In the strawberry capital of California, the water source is a confined underground aquifer that is slowly being depleted. How can American growers meet the demand and maximize profits while using the least amount of water? Sounds like an agricultural math problem.
Mathematics is about numbers, shapes, symmetry, chance, change and more. Much more! Math is not only the most rigorous mental discipline ever invented, it's among the richest, most wide-ranging and most useful. Mathematics is also central to the information revolution. Downloadable music files, DVD movies, digital special effects and secure online credit card transactions, essentially any software application you can think of, owes its existence not just to computers, but to the mathematical algorithms that run on computers.
In particle physics, there are many different types of particles, mostly ending with the phrase "-on." Don Lincoln a senior physicist at Fermilab talks about fermions and bosons and what is the key difference between these two particles.
The nonfiction book and its film counterpart "Hidden Figures" revealed the genius behind the American space race in the 1960s: a cohort of black women who, despite segregation and discrimination, applied their genius in math and engineering to help send our rockets and astronauts into space and bring them back safely.
This technology would enable communities to produce their own water filters using biomass nanofibers, making clean water more accessible and affordable
Mathematical understanding begins with the youngest children
Dr. Mac Low at the American Museum of Natural History gives an overview of what we know about dark matter.
In order to see inside nanomaterials and learn how nanoparticles evolve, Simon Billinge applies the world's newest and brightest synchrotron light source -- the National Synchrotron Light Source II (NSLS-II) at Brookhaven National Laboratory. at Brookhaven
Two parts math and one part writer make Jordan Ellenberg a very readable mathematician.
A proton collision is like a car accident--except when it isn't. Boston University physicist Kevin Black explains why. (Watch out for the kitchen sink!)
In 1977, Paul Seymour made a conjecture in Graph Theory. Nearly 40 years later, Georgia Tech mathematicians offer proof that he was right.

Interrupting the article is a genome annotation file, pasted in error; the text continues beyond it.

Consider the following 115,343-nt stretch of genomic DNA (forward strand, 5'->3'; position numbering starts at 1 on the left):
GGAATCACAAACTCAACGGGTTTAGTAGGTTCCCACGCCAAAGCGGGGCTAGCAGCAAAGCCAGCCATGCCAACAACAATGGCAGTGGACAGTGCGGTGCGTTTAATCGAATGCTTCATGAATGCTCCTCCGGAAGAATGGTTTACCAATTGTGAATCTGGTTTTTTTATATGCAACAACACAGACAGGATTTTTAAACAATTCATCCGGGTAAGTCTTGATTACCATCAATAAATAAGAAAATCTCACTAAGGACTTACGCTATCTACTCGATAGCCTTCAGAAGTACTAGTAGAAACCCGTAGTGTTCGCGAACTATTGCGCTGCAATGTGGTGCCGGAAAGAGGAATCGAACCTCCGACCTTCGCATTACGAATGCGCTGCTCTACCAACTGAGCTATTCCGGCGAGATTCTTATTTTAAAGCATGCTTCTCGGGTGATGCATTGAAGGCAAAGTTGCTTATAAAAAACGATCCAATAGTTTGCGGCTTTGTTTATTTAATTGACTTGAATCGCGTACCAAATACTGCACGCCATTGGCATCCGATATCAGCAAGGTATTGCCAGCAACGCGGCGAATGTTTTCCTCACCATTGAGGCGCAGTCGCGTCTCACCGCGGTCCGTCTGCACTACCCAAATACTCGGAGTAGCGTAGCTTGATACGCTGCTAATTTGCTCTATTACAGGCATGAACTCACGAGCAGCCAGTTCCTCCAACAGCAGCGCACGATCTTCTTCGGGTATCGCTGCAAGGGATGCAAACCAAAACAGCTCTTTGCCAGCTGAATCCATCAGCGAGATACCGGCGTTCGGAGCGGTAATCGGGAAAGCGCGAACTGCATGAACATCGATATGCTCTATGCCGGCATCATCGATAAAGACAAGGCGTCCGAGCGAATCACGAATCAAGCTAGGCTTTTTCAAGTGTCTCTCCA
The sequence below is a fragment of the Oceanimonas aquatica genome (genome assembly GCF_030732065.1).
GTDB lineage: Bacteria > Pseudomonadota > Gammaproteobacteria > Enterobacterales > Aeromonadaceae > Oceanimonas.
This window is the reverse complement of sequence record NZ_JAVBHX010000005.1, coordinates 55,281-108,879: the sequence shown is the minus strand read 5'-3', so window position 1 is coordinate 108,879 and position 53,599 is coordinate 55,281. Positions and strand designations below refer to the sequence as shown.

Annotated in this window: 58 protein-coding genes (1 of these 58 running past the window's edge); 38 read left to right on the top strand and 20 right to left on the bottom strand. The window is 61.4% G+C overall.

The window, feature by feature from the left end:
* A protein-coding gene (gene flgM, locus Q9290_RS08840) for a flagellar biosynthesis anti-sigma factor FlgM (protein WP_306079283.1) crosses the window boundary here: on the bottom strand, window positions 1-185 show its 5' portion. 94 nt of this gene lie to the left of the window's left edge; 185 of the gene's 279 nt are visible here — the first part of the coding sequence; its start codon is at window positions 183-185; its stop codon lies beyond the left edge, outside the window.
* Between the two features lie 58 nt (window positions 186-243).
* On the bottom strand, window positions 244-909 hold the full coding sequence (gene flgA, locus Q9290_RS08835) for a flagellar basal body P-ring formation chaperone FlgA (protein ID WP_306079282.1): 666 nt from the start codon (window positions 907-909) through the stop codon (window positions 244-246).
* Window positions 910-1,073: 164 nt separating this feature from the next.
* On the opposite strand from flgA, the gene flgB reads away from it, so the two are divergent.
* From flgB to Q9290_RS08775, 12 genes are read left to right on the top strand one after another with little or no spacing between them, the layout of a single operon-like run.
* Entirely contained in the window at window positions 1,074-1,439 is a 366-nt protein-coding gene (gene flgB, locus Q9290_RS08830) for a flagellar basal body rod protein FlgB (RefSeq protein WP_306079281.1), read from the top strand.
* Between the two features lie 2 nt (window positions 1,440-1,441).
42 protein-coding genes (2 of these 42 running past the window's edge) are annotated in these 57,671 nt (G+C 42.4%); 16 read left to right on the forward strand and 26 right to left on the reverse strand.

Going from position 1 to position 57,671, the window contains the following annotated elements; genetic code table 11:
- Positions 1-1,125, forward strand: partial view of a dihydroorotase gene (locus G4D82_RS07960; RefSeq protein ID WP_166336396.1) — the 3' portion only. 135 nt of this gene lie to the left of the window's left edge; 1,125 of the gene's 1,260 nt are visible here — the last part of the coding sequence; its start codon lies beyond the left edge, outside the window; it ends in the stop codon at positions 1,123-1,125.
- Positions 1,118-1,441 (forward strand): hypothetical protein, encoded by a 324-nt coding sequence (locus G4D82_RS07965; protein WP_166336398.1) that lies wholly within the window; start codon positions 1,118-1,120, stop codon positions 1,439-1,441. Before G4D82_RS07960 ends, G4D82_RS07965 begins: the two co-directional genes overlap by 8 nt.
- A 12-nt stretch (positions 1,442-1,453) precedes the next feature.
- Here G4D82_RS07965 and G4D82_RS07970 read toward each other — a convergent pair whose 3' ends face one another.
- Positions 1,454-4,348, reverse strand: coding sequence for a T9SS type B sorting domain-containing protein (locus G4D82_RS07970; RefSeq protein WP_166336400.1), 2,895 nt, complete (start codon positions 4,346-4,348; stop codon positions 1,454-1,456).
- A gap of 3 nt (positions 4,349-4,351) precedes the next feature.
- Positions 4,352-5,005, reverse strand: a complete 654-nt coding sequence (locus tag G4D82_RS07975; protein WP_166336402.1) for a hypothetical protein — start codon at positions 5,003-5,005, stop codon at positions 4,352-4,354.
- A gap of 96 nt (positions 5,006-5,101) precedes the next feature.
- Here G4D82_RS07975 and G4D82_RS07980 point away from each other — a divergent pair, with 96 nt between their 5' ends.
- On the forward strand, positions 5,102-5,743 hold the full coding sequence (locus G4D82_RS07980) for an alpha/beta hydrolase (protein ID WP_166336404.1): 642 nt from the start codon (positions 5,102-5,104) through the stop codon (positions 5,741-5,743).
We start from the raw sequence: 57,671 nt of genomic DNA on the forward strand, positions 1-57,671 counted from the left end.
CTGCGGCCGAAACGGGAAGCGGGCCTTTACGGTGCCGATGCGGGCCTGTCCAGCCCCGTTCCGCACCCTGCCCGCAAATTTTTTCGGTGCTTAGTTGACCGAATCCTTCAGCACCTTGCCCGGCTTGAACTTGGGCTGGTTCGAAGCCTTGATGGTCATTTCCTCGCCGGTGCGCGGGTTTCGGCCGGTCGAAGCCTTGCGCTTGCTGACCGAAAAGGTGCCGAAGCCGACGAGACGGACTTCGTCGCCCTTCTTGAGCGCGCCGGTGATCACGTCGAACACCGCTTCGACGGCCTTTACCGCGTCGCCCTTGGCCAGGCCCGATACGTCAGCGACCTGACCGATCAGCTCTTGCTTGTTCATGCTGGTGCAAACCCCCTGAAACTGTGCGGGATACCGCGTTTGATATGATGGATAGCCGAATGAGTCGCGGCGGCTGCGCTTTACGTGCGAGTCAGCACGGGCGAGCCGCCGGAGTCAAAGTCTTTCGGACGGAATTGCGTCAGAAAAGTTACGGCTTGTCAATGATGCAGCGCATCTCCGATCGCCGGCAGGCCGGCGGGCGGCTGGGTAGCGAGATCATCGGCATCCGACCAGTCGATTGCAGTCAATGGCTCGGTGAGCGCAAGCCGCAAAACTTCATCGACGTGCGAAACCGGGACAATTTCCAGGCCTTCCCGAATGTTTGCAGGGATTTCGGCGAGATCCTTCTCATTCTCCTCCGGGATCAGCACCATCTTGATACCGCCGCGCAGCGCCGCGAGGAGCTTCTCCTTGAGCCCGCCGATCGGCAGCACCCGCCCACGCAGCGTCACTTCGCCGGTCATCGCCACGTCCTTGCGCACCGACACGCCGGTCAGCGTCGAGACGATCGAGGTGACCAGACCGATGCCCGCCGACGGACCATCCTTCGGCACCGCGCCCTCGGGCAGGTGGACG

Fundamental chemistry research leads to a new sensor that gives farmers a more accurate read on fertilizer needs, avoiding waste.
Why is something only billionths of a meter in size so important?
Have you ever wished you could hide under an invisibility cloak like Harry Potter or conceal your car with a Klingon cloaking device like in "Star Trek"?
In episode 38, Charlie and Jordan highlight as many National Science Foundation-funded news stories as they can in one minute, including--but certainly not limited to--water on Mars, the woolly mammoth genome, smart band-aids and a new species of dinosaur.
Salvatore Torquato, professor of chemistry at Princeton University, explains his research on the theoretical packing of pennies and how it provides new insights on the nature of randomness.
Mechanical engineering and technology students at Purdue University built a supersonic, air-powered cannon that shoots pingpong balls at speeds so fast they break the sound barrier.
It's officially fall and we all know what that means: colder nights, shorter days and campfires. We're throwing you a science rewind on how to build the perfect fire.
A bar of soap in the microwave grows to tremendous proportions.
In episode 28, Charlie and Jordan build the perfect fire, according to science. Now you'll be able to, too.
The rough surface of shark skin helps sharks move faster through the water. Mathematicians have developed an equation for how this roughness translates into less viscosity for a swimming shark.